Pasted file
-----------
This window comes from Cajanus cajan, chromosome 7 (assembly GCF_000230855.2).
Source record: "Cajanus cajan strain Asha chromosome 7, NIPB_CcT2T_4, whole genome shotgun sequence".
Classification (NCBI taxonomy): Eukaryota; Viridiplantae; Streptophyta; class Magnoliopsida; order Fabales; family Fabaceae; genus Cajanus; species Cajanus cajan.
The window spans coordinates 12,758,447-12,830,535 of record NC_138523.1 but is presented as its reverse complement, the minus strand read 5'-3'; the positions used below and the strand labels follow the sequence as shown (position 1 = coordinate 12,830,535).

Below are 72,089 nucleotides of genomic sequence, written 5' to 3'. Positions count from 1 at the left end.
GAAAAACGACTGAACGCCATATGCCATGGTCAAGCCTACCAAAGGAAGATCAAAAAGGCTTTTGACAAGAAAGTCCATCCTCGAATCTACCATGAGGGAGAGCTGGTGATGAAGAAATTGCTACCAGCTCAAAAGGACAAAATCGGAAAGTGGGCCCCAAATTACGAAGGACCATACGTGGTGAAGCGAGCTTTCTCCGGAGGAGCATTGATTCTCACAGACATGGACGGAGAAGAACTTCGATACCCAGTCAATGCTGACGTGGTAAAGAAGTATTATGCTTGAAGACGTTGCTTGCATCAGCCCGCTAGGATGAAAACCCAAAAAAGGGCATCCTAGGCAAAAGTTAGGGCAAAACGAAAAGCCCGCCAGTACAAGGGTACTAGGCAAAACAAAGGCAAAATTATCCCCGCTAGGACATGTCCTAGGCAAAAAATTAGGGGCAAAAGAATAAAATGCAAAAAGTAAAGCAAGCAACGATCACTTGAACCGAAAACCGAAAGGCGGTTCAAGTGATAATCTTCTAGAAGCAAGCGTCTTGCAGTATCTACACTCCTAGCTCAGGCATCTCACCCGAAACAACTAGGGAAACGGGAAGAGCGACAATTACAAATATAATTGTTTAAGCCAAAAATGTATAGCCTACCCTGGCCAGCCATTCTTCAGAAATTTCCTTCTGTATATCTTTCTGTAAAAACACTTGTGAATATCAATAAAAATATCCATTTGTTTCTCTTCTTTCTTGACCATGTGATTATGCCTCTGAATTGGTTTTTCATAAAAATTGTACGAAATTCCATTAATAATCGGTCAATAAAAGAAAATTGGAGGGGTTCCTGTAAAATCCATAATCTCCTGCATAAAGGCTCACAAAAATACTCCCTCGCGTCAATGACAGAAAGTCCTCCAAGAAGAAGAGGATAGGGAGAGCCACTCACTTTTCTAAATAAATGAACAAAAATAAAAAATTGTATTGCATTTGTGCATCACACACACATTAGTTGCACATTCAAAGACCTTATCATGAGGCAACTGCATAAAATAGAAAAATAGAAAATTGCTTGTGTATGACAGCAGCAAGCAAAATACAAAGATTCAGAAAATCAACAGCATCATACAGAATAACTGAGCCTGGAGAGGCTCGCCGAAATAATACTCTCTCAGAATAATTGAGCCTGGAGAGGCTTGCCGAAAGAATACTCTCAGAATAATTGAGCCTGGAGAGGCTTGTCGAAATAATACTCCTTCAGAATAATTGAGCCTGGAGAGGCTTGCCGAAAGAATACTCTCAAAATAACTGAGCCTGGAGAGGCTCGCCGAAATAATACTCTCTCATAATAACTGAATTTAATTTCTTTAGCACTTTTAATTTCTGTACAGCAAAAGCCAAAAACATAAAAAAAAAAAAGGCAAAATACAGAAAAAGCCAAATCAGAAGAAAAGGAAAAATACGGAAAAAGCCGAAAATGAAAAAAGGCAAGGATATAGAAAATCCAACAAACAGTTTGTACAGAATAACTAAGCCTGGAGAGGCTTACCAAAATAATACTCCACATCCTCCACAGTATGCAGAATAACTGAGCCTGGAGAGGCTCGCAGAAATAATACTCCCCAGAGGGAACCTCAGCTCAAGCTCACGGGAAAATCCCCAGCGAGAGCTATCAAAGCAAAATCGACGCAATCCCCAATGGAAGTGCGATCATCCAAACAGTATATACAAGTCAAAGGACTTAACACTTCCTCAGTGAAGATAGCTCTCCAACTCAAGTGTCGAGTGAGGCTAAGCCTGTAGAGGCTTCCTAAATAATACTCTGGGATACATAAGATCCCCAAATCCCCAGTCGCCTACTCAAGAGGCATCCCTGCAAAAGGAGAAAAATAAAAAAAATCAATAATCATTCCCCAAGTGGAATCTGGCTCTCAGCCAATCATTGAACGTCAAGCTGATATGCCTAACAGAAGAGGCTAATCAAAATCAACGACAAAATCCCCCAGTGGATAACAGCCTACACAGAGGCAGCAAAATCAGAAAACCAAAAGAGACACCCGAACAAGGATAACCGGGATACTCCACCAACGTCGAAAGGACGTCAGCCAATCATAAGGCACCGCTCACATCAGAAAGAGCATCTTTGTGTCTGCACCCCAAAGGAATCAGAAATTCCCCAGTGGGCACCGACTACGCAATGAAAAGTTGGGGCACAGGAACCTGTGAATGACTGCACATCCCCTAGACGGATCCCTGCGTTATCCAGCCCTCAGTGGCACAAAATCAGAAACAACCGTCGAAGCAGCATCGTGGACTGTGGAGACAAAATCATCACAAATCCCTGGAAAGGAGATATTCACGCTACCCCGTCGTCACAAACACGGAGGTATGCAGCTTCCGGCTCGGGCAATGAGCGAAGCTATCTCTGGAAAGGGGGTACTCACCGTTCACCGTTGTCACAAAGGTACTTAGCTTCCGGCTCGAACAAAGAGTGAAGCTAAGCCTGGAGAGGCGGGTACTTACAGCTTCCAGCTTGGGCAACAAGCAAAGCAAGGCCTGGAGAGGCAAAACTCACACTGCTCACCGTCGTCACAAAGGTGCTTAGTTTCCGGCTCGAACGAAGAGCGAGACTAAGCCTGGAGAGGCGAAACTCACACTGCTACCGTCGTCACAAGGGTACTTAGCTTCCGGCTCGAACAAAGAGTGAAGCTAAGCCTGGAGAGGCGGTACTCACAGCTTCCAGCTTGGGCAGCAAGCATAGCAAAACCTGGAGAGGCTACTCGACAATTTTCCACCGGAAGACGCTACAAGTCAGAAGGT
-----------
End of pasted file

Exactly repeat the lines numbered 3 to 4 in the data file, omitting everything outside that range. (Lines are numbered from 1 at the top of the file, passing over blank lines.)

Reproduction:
Classification (NCBI taxonomy): Eukaryota; Viridiplantae; Streptophyta; class Magnoliopsida; order Fabales; family Fabaceae; genus Cajanus; species Cajanus cajan.
The window spans coordinates 12,758,447-12,830,535 of record NC_138523.1 but is presented as its reverse complement, the minus strand read 5'-3'; the positions used below and the strand labels follow the sequence as shown (position 1 = coordinate 12,830,535).